Industry Analysis

Lessons from Asia for North American Battery Manufacturers

High Capacity Battery on Conveyor. Lithium-ion Cells for High-voltage Electric Vehicle Batteries Manufacturing Process. Battery Cells for Automotive Industry on Production Line.

December 14, 2023

As a new battery belt develops through licensed equipment and technology, factories can benefit from focusing on operational maturity

Battery manufacturing in North America is primed for takeoff.

Some estimates suggest North American battery manufacturing capacity could be 20 times greater by 2030 than it was in 2021. To help fuel that growth, the Biden administration recently announced $3.5 billion in funding to strengthen domestic battery manufacturing. 

Currently, many U.S. facilities rely on imported equipment and technology licensing deals with industry leaders in Japan, Korea, and China. Though these key partnerships with established companies offer obvious advantages for the nascent national industry, it's important to remember that it's taken decades of trial, error, failure, and continuous improvement for the world's biggest brand names to get battery production right — and then make it better.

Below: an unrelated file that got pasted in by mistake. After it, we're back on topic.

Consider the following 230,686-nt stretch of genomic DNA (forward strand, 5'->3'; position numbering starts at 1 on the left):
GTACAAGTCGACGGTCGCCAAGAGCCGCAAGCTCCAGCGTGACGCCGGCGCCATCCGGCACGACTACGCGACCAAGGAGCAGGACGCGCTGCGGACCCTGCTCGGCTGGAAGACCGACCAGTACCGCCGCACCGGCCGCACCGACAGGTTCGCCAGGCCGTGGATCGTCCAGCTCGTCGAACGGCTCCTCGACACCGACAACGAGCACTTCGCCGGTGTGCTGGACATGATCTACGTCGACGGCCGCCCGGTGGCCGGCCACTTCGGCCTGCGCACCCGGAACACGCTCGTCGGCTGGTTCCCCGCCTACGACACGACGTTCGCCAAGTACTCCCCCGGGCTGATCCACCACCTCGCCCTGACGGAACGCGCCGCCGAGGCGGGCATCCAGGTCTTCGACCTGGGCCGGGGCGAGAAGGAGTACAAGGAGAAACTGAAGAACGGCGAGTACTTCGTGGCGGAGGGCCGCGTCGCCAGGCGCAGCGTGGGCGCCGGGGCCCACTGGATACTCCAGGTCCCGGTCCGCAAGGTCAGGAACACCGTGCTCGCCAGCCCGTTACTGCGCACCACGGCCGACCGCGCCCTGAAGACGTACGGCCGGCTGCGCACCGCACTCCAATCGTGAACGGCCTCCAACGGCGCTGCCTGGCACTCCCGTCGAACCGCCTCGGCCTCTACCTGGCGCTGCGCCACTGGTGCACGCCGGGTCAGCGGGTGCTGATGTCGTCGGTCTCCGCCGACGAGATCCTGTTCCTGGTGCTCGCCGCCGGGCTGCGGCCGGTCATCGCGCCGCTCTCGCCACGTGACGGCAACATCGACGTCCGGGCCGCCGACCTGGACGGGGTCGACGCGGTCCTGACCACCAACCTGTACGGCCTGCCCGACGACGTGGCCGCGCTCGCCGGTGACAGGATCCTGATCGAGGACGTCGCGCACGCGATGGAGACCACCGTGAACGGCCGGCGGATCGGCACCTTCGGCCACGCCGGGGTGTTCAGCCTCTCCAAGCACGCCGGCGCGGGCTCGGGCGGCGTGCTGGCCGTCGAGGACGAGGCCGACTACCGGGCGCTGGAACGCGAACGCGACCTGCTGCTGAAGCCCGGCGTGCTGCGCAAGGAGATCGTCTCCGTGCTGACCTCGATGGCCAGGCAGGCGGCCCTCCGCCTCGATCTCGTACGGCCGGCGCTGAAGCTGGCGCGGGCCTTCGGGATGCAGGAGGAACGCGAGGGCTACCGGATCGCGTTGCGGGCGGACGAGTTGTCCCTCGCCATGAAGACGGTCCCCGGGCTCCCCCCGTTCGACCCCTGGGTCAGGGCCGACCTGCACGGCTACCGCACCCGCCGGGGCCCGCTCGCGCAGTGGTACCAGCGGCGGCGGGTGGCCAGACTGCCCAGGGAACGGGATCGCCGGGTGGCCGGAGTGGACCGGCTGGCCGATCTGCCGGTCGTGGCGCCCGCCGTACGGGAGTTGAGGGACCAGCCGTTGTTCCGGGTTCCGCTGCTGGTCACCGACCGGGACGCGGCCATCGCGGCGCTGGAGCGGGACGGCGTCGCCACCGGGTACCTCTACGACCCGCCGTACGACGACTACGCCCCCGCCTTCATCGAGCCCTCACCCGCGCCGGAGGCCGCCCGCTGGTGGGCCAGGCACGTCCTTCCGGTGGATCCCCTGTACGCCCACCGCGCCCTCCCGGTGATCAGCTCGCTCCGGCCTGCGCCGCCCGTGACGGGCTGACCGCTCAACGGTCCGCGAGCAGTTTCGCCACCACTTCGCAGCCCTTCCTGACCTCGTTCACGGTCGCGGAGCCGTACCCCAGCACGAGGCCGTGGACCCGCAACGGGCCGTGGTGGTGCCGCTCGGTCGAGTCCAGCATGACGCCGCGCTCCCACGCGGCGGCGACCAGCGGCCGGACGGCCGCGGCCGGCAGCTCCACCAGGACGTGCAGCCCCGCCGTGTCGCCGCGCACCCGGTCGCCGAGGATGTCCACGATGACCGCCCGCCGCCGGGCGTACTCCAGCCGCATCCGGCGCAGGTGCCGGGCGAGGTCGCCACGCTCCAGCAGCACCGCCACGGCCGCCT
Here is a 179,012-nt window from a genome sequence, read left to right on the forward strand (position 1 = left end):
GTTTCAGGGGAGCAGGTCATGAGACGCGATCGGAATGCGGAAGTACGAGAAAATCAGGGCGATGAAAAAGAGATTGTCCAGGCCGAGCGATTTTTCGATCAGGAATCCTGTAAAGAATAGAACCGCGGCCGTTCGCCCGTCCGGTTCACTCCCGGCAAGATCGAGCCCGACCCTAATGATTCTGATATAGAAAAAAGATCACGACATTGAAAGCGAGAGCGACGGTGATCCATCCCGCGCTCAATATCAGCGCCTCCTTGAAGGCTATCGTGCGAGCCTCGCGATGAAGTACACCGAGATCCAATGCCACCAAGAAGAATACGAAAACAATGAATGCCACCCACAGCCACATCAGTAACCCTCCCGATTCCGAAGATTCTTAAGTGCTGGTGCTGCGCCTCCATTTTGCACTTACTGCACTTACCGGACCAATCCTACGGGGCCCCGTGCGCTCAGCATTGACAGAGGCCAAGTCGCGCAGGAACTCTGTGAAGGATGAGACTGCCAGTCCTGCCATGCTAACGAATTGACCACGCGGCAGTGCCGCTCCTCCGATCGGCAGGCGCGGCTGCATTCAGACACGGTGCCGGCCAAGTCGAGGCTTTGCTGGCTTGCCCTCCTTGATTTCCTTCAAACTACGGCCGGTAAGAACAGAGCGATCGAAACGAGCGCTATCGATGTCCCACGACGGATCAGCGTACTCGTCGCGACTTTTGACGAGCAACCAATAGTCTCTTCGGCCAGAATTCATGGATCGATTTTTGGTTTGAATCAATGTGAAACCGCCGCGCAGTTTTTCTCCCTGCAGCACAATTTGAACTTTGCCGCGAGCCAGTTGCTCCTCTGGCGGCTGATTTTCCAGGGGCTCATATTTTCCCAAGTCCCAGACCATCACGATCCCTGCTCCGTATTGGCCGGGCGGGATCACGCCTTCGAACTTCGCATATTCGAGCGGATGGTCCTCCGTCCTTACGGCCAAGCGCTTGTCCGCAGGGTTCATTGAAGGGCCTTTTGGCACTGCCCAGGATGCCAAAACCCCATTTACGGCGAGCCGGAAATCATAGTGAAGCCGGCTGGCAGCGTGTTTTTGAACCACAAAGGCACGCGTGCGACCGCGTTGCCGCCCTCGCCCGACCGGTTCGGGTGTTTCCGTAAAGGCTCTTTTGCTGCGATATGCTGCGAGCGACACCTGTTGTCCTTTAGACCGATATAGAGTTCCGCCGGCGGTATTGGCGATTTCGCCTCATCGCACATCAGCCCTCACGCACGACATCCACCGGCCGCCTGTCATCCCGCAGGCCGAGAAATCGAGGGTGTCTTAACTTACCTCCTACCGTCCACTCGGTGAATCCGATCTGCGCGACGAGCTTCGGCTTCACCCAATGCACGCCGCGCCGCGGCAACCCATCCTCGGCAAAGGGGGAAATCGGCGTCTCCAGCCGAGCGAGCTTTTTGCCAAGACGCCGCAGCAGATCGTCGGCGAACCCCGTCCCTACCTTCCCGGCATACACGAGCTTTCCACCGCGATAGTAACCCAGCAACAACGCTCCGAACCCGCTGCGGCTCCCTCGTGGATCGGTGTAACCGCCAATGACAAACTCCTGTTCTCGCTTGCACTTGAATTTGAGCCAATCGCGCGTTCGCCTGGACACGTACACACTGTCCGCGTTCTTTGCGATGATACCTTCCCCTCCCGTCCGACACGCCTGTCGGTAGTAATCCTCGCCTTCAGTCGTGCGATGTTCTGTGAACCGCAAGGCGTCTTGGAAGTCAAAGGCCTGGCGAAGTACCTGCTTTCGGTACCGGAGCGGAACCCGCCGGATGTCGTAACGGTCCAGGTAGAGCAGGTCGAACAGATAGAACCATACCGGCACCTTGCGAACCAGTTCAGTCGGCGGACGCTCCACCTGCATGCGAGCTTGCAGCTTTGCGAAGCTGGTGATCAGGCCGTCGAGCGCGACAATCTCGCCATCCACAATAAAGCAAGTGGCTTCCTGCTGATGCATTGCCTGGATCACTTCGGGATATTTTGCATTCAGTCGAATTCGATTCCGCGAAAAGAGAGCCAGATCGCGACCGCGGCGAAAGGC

Bringing North America up to speed with the hands-on, hard-earned operational lessons of established battery manufacturers will require more than importing equipment and technology. Since the batteries planned to roll off production lines in the U.S. and Canada are largely intended for electric vehicles, rigorous, experienced battery factory audits can bring new operations critical best practices. As operators seek to assess quality, design, corrosion mechanisms, and operational environments for these high-voltage applications, battery factory audits that bring the lessons of Asia to North America can help new manufacturing facilities reach production goals quickly, safely, and sustainably. 

Battery plants operational across Asia
Battery plants open or under construction in the U.S.

Manufacturing knowledge not included  — getting set up and supporting workers

A typical battery plant functions as several micro-factories operating in parallel under one roof. Conducting this symphony of precise manufacturing — processing graphite materials to be coated onto foils to serve as anodes; slitting or stamping electrodes; assembling cells and bonding components in highly controlled dry and clean rooms to avoid contamination — requires carrying out fine-tuned, iterative, quality-control processes daily.